TV host Walsh assists in investigation of slain polo player. By Gwen Rizzo

John Walsh, host of television’s America’s Most Wanted program, has had a passion for fighting crime over the past 20 years. A few years ago polo became another passion for him. His two passions recently collided when a fellow player, someone Walsh had met and played with, was found slain in the Philippines. Walsh’s crime-fighting days began after a horrific family tragedy. In 1981, he was a partner in a successful hotel-management company, when his 6-year-old son, Adam, was abducted from a suburban shopping mall. Walsh and his wife, Revé, searched frantically for 16 days before their son’s remains were found more than 100 miles away from home.

The prime suspect in Adam’s murder, Otis Toole, was never charged in the case. He died in prison while serving life for other crimes. Toole never admitted guilt in the case, denying the Walshes an opportunity for closure. The tragedy began to consume Walsh, and after Adam’s murder he lost his company.

“I had three partners. We were building a $26 million hotel on Paradise Island when Adam was kidnapped,” Walsh said recently while filming a segment for his show at International Polo Club Palm Beach in Wellington, Florida. “I loved the hotel business and had worked very hard to build the company. I lost 30 pounds, I couldn’t work, I couldn’t focus on the project. It came in $2 million over budget. … I started going state to state … and we created the National Center for Missing and Exploited Children. The first branch was in West Palm Beach, Florida, called the Adam Walsh Center. … Our job was to try and change things. [Our style of living diminished] but it didn’t matter to me anymore. I didn’t care about building hotels; I didn’t care about what we had before. We didn’t have our son.”

Their grief also led them to push for a bill, which, according to Walsh, would have forced the FBI to put the names of missing children into their computers. Walsh says: “… [The bill] was vehemently opposed by the FBI back in 1981, and they refused to get in Adam’s case. … We took our anger and heartbreak to try to get that bill passed … and to make sure the terrible circumstances we had were not going to happen to another set of parents. It took almost two years before President Reagan signed [the bill] in the Rose Garden.”

In 1987, after several years of working to protect children, Fox television approached Walsh. They wanted him to host a show modeled after Crime Watch UK, which at the time had been on television for 20 years. It was done in partnership with Scotland Yard and the BBC and profiled fugitives. After several calls, Walsh finally decided to give it a try.

“When I saw the first guy they wanted to profile, an escaped child killer … I went to Washington and did the pilot. I didn’t know anything about television. I had seen what the NBC movie about us had done, how powerful it was and how it changed people’s attitudes. …We caught David James Roberts from the first show, and now the rest is history.”

The show, now in its 20th year, has helped capture more than 900 fugitives. “The thing we are the proudest of is we’ve gotten back 41 missing children, including Elizabeth Smart,” says Walsh. “It has been an incredible experience, and it has been a great bully platform for me. … I’ve testified before Congress 100 times. I’ve been honored by Reagan, Bush, Clinton and Bush Jr. Party lines mean nothing to me. … It gives me the ability, AMW, to continue my political agenda to change laws for victims, children, women. The Adam Walsh Child Protection Bill was about creating a 50-state registry, immediate notification if someone jumps their parole or probation, taking DNA of every convicted rapist and sex offender, solving thousands of old, unsolved cases, hiring 500 new marshals specifically to look for sex offenders.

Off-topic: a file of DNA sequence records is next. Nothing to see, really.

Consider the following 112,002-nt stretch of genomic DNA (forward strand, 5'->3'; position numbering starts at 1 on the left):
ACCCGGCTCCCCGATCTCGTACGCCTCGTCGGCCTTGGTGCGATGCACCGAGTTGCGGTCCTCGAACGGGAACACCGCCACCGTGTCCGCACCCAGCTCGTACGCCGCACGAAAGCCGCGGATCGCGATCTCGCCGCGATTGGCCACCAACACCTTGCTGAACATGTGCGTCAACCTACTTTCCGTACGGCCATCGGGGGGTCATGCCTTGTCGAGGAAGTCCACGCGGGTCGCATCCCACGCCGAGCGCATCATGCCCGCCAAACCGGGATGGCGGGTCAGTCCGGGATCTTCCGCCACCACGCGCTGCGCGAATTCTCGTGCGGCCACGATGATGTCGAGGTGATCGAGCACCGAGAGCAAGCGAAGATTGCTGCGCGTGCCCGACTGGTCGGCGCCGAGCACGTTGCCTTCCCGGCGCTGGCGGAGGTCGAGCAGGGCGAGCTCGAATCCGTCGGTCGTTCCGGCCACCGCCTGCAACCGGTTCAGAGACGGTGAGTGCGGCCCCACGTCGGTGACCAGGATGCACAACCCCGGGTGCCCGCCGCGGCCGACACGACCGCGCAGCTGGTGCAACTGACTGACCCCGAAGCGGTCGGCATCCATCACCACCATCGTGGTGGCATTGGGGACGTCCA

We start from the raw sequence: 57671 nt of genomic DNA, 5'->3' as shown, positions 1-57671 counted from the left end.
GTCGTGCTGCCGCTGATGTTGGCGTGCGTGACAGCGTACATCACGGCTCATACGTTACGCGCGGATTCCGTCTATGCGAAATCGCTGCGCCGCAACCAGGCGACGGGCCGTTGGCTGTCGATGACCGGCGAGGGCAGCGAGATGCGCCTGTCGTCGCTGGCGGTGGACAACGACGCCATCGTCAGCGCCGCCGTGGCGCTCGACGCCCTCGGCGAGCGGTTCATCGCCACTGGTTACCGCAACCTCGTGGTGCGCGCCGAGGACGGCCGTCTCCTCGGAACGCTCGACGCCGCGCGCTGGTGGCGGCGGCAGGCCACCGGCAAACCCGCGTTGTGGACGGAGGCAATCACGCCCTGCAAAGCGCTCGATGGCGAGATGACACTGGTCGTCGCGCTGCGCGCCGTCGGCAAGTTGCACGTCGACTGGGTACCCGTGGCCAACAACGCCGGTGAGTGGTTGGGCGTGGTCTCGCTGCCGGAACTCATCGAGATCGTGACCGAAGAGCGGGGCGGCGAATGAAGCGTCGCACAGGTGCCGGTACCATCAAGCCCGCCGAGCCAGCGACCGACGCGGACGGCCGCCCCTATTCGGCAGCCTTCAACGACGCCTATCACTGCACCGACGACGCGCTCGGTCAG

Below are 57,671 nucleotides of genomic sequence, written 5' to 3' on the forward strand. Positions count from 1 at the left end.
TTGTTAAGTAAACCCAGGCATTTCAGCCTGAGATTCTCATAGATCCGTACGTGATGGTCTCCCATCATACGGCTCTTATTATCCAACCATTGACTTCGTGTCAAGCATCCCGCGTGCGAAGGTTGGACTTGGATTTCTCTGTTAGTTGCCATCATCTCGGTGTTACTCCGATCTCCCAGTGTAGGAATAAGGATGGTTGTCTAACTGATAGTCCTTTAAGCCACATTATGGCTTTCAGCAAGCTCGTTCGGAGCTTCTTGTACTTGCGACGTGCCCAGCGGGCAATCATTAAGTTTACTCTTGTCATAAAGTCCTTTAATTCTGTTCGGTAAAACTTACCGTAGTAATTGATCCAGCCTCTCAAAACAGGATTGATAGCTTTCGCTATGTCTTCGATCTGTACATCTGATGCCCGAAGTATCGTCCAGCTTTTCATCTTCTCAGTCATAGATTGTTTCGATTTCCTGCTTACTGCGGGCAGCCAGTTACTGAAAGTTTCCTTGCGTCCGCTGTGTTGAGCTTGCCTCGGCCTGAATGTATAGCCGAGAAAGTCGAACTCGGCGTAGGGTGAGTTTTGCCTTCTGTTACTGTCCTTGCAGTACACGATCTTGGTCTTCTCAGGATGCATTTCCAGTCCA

We have 550,000 convicted sex offenders in America—100,000 have disappeared. Because of the bill passed in July, marshals have now started going after sex offenders.”


Today John and Revé have three children. Revé is a foxhunter who has ridden all her life. They have a daughter, Megan, and two sons, Hayden and Callaghan, who began playing polo at the Vero Beach Polo and Saddle Club several years ago. “[Revé] ganged up with the boys and said, ‘Look, you’re always looking for something fun, exciting and dangerous to play. Why don’t you go with the boys and try polo?’ So I went on a trip to Casa de Campo in the Dominican with my friends, the Colleys, who played polo in Mashomack [Polo Club in Millbrook, New York]. … After that, I talked to [club manager] Kris Bowman and said I wanted to mount a team in the Vero Beach family 2- goal league.”

Since then, Walsh has played all over. He travels to the Skaneateles Polo Club in New York in the summer and to the Vero Beach club in the winter. Last year he had teams in Vero’s 2-goal, 4-goal and 8-goal leagues.

Additionally, he has played in numerous charity events across the country, including in Wellington; Meadowbrook, Long Island, New York; Poolesville, Maryland; The Plains, Virginia; and Saratoga Springs, New York. Professional 2-goal player Max Secunda manages his Shamrock Ranch polo team and teaches polo to Walsh and his two sons.

Walsh admits he is hooked on polo. “Polo is so demanding physically and so exciting. So far, in the last two and a half years, I broke my nose once, my hand twice, I ripped my thumb off, [broke] seven ribs and I broke my back in January, which [kept me out] for five weeks. [Nine-goaler] Javier Astrada said, ‘You’re crazy.’ I said, ‘No, I’m dying to get on a horse,’ so I got back on in five weeks [to play in a benefit match I had committed to.]” “John is out there bareback riding,” Secunda says. “He rides all the time … and he likes to win! … He’s definitely not timid. Right from the get-go he has gone full speed. He isn’t scared at all.”

Walsh responds: “I started playing polo when I was 57 … I’m playing against the clock. I started playing for just some competitive fun, but we’ve entered tournaments and won. So, now it is more fun to keep that edge, to keep playing competitively, to push the envelope. … Sometimes we go to Argentina and play in 12- or 14-goal practices, and it is a lot of fun because it is challenging. Polo is something that allows you to push the envelope as far as you can handle it. Keep pushing it if you are serious and you want to learn how to ride better and hit the ball better. I am trying to speed up the curve. That is the way I am in business and in my pursuit of certain goals. I try to apply that to polo and say, ‘Look, if you are going to do it, do it seriously and competitively.’ There is nothing like winning—it is fun!”